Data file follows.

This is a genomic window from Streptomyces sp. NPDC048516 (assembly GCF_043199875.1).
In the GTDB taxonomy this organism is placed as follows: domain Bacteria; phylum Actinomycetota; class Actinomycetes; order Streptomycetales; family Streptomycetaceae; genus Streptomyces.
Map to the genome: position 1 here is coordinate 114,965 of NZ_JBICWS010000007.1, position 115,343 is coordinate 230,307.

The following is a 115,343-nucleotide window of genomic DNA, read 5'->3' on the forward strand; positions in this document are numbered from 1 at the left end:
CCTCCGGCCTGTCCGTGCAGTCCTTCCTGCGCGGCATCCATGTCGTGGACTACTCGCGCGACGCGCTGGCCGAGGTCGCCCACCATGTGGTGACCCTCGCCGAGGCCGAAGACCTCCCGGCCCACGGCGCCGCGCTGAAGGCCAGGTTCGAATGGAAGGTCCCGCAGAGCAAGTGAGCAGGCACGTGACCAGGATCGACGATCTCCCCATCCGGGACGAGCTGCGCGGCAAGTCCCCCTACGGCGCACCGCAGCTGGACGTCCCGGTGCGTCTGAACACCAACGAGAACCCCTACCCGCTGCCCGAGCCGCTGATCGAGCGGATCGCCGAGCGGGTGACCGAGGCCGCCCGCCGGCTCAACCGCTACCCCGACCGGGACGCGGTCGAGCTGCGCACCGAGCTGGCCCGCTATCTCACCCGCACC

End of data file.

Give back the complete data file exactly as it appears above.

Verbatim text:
This is a genomic window from Streptomyces sp. NPDC048516 (assembly GCF_043199875.1).
In the GTDB taxonomy this organism is placed as follows: domain Bacteria; phylum Actinomycetota; class Actinomycetes; order Streptomycetales; family Streptomycetaceae; genus Streptomyces.
Map to the genome: position 1 here is coordinate 114,965 of NZ_JBICWS010000007.1, position 115,343 is coordinate 230,307.

The following is a 115,343-nucleotide window of genomic DNA, read 5'->3' on the forward strand; positions in this document are numbered from 1 at the left end:
CCTCCGGCCTGTCCGTGCAGTCCTTCCTGCGCGGCATCCATGTCGTGGACTACTCGCGCGACGCGCTGGCCGAGGTCGCCCACCATGTGGTGACCCTCGCCGAGGCCGAAGACCTCCCGGCCCACGGCGCCGCGCTGAAGGCCAGGTTCGAATGGAAGGTCCCGCAGAGCAAGTGAGCAGGCACGTGACCAGGATCGACGATCTCCCCATCCGGGACGAGCTGCGCGGCAAGTCCCCCTACGGCGCACCGCAGCTGGACGTCCCGGTGCGTCTGAACACCAACGAGAACCCCTACCCGCTGCCCGAGCCGCTGATCGAGCGGATCGCCGAGCGGGTGACCGAGGCCGCCCGCCGGCTCAACCGCTACCCCGACCGGGACGCGGTCGAGCTGCGCACCGAGCTGGCCCGCTATCTCACCCGCACC